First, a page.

Undoubtedly, the most famous Japanese
aircraft of all time, the Mitsubishi Zero was considered
the best fighter in the Pacific Theatre until mid-1943.
It participated in the attack on Pearl Harbor on
December 7, 1941, which brought the United States into
World War II. The
aircraft was very maneuverable and had a range of over
1000 miles when first produced.
As the war progressed, the aircraft began to suffer
because of its lack of self-sealing fuel tanks and armor
protection for its pilots. Japanese aircraft suffered
terrible losses at the battles of midway and the Coral
Sea. Particularly devastating for the Japanese was at Rabaul in
the New Britain island chain in November of 1943, where
the U.S. Navy destroyed 123 Zeros out of 175 in a two-week
were losses, in both aircrews and aircraft, from which
the Japanese would never recover.
Despite its drawbacks, the Zero soldiered on as
the mainline defensive fighter for Japan.
As the situation became more desperate for Japan,
the Zero became the most numerous of the Kamikaze aircraft
that were used for suicide missions against allied shipping.
This particular aircraft was recovered
by the Australian War Memorial Museum in the early 1970’s.
Along with several other Zeros it was found near
Rabaul in the South Pacific.
The markings suggest that it was in service after
June 1943 and further investigation suggests that it has
cockpit features conducive to the Nakashima built model
52b. If this
is correct, it is most likely one of the 123 aircraft
lost by the Japanese during the assault of Rabaul.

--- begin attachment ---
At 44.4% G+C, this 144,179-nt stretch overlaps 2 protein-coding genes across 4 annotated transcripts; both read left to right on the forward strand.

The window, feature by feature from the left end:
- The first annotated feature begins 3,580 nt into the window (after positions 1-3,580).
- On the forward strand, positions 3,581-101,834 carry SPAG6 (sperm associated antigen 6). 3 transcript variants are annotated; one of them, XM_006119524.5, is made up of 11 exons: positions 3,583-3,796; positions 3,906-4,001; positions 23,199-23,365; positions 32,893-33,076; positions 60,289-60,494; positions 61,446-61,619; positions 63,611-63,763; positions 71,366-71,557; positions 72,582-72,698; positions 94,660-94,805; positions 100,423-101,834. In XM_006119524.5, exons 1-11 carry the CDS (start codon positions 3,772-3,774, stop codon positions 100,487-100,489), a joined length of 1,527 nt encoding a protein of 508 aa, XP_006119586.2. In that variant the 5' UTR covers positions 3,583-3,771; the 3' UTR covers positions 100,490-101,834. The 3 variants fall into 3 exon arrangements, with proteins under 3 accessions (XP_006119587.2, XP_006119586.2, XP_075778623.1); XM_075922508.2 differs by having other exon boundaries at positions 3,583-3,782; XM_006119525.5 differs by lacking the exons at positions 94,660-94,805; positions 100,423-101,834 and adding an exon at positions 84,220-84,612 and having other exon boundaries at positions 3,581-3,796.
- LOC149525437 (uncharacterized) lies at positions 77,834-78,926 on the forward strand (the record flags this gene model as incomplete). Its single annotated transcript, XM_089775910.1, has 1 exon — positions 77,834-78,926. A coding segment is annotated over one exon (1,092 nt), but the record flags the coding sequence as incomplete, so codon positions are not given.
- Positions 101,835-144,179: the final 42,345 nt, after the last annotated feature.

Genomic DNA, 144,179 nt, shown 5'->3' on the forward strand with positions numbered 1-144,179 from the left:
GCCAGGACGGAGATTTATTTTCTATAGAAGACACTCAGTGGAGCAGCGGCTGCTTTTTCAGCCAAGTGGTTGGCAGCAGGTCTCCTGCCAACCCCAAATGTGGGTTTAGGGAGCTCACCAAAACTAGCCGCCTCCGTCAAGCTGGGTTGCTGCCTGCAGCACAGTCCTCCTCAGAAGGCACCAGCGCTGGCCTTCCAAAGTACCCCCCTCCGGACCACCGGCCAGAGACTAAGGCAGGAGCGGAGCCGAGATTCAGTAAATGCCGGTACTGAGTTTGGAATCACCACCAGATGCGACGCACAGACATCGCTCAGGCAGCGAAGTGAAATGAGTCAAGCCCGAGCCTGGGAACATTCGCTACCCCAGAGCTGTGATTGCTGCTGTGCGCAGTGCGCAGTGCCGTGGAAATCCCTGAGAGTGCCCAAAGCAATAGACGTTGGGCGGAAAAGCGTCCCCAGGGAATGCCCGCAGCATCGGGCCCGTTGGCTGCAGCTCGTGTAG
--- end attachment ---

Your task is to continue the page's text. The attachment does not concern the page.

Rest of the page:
After the Australian Museum restored 1 of the recovered
Zeros, the balance of the aircraft and parts were traded
off to Robert Greinert from Sydney. Kermit purchased the aircraft from him in the late 1980’s where
it was eventually made up for display in Fightertown as
a crashed aircraft.
Much of the aircraft is usable for patterns and
some of its parts can be restored to one day make this
a basis for a flyable aircraft.
There is only 1 true original Zero flying
in the world today and is displayed and flown at the Planes
of Fame Museum in Chino, California.
Several rebuilds have been almost scratch built,
from aircraft similar to this one, and are flying today
with American-built engines.
Original Japanese engines are almost impossible
to find in a condition to be overhauled.
Most recovered aircraft have significant corrosion
because of the salty South Pacific environment.
Little of the original metal is usable in aircraft
that are to be restored to flying condition.
Most of the Zero's seen in movies, such as “Tora,
Tora, Tora” and “Pearl Harbor” are dolled up American
AT-6 trainers. Real
Zeros would fly much faster than the ones seen in Hollywood
Up until the
1960’s, there were many Japanese, as well as American,
aircraft scattered throughout the South Pacific in restorable
a time, when no one cared about recovering or collecting
World War II aircraft, the Japanese went back to the old
airfields with salvage ships.
They chopped up and melted hundreds of aircraft
down for scrap.
Today, Japan finds itself with very few of their